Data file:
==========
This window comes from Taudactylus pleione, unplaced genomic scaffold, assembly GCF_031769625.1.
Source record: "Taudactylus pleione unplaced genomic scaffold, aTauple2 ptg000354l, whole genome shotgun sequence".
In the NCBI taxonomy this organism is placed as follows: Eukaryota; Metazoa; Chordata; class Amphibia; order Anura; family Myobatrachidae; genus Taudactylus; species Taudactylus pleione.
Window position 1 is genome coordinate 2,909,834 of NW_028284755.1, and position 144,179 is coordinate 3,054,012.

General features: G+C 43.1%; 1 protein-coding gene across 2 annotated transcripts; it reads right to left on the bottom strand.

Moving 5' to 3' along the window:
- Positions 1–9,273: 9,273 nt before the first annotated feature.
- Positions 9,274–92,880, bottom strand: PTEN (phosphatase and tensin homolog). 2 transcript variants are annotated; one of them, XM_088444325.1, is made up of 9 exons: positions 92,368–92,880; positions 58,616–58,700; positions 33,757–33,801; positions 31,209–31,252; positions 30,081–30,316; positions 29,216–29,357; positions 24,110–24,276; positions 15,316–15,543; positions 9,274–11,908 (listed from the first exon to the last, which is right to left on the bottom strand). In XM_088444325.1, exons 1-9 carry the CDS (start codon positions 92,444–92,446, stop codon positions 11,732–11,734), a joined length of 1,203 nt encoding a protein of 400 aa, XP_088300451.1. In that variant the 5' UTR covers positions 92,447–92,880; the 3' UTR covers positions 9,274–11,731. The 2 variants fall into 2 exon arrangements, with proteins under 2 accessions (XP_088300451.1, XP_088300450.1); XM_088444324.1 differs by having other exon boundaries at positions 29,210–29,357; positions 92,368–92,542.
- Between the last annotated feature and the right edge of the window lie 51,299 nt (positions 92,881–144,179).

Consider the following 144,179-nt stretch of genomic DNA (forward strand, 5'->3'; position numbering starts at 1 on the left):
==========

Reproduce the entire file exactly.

This window comes from Taudactylus pleione, unplaced genomic scaffold, assembly GCF_031769625.1.
Source record: "Taudactylus pleione unplaced genomic scaffold, aTauple2 ptg000354l, whole genome shotgun sequence".
In the NCBI taxonomy this organism is placed as follows: Eukaryota; Metazoa; Chordata; class Amphibia; order Anura; family Myobatrachidae; genus Taudactylus; species Taudactylus pleione.
Window position 1 is genome coordinate 2,909,834 of NW_028284755.1, and position 144,179 is coordinate 3,054,012.

General features: G+C 43.1%; 1 protein-coding gene across 2 annotated transcripts; it reads right to left on the bottom strand.

Moving 5' to 3' along the window:
- Positions 1–9,273: 9,273 nt before the first annotated feature.
- Positions 9,274–92,880, bottom strand: PTEN (phosphatase and tensin homolog). 2 transcript variants are annotated; one of them, XM_088444325.1, is made up of 9 exons: positions 92,368–92,880; positions 58,616–58,700; positions 33,757–33,801; positions 31,209–31,252; positions 30,081–30,316; positions 29,216–29,357; positions 24,110–24,276; positions 15,316–15,543; positions 9,274–11,908 (listed from the first exon to the last, which is right to left on the bottom strand). In XM_088444325.1, exons 1-9 carry the CDS (start codon positions 92,444–92,446, stop codon positions 11,732–11,734), a joined length of 1,203 nt encoding a protein of 400 aa, XP_088300451.1. In that variant the 5' UTR covers positions 92,447–92,880; the 3' UTR covers positions 9,274–11,731. The 2 variants fall into 2 exon arrangements, with proteins under 2 accessions (XP_088300451.1, XP_088300450.1); XM_088444324.1 differs by having other exon boundaries at positions 29,210–29,357; positions 92,368–92,542.
- Between the last annotated feature and the right edge of the window lie 51,299 nt (positions 92,881–144,179).

Consider the following 144,179-nt stretch of genomic DNA (forward strand, 5'->3'; position numbering starts at 1 on the left):